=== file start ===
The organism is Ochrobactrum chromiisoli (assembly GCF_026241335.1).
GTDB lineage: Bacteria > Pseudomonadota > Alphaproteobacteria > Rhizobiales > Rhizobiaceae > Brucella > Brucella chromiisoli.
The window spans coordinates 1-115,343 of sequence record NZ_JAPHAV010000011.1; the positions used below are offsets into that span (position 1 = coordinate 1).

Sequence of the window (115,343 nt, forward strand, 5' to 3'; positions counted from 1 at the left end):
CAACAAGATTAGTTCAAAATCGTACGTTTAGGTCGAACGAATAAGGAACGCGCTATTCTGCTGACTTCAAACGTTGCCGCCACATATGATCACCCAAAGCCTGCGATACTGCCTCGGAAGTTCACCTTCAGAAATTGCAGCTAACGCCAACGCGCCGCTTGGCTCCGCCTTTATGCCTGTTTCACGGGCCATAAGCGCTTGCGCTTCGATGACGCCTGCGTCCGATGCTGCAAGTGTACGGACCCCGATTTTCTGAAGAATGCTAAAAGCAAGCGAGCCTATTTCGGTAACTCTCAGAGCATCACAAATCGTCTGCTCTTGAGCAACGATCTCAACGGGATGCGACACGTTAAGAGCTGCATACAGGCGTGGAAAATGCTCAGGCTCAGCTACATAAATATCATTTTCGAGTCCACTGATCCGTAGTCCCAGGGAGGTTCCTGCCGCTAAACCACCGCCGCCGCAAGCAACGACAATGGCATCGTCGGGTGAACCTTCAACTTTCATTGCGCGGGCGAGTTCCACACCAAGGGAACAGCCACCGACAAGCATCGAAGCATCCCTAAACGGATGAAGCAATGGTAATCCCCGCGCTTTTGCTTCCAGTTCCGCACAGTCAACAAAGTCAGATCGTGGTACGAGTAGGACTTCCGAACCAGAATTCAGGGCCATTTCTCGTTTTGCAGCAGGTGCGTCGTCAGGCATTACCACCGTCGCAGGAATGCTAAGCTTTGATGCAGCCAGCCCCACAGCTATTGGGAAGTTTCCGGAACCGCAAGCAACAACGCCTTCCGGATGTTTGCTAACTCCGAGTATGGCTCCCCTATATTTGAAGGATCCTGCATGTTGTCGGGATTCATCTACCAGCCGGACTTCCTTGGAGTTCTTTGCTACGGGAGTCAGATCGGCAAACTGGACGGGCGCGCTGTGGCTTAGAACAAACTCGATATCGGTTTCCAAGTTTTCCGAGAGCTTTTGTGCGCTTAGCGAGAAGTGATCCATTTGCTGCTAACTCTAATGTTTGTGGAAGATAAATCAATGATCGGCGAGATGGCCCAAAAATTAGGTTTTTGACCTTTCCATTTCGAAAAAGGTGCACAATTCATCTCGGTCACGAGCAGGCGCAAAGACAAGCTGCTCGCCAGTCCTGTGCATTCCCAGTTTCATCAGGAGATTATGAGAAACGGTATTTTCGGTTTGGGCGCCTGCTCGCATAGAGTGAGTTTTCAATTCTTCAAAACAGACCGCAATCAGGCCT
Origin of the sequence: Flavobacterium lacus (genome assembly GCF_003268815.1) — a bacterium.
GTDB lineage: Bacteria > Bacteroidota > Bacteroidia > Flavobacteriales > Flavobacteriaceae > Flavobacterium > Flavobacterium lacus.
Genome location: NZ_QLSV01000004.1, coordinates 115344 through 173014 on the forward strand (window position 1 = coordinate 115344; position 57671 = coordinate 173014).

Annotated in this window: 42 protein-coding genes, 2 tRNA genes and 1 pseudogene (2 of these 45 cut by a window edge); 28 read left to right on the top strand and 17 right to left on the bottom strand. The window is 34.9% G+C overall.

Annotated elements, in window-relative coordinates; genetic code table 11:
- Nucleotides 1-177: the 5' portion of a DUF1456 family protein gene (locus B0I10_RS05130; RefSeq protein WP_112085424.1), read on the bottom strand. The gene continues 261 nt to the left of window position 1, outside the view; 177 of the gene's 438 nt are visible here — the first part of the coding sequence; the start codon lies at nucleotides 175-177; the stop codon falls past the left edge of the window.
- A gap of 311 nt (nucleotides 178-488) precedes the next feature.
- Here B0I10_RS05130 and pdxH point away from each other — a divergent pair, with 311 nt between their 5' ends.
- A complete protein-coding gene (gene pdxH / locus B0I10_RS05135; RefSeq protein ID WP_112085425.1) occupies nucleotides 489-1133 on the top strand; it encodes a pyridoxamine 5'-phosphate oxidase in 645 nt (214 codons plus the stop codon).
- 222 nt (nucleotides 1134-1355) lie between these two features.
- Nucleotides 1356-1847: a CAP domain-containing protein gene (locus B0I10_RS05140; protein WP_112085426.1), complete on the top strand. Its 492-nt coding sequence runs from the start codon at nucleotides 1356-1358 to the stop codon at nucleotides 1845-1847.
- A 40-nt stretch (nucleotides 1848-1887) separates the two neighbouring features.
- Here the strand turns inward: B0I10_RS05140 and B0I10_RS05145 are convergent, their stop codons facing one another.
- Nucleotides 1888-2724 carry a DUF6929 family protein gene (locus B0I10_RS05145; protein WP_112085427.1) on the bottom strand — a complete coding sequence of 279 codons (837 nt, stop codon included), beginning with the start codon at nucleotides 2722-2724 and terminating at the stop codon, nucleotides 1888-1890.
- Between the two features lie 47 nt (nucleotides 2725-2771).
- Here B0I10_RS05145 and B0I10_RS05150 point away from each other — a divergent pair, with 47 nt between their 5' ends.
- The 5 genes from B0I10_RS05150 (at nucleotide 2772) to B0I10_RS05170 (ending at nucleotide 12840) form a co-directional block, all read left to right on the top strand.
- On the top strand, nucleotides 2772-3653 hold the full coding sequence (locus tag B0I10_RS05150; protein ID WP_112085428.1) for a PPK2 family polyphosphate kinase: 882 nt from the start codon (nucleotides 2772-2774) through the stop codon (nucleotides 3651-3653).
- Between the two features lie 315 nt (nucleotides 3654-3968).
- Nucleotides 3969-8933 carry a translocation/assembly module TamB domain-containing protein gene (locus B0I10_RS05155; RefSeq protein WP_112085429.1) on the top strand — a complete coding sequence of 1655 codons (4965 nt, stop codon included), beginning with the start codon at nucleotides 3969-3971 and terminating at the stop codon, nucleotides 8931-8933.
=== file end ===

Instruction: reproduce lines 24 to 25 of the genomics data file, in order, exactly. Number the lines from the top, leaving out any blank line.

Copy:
- Between the two features lie 315 nt (nucleotides 3654-3968).
- Nucleotides 3969-8933 carry a translocation/assembly module TamB domain-containing protein gene (locus B0I10_RS05155; RefSeq protein WP_112085429.1) on the top strand — a complete coding sequence of 1655 codons (4965 nt, stop codon included), beginning with the start codon at nucleotides 3969-3971 and terminating at the stop codon, nucleotides 8931-8933.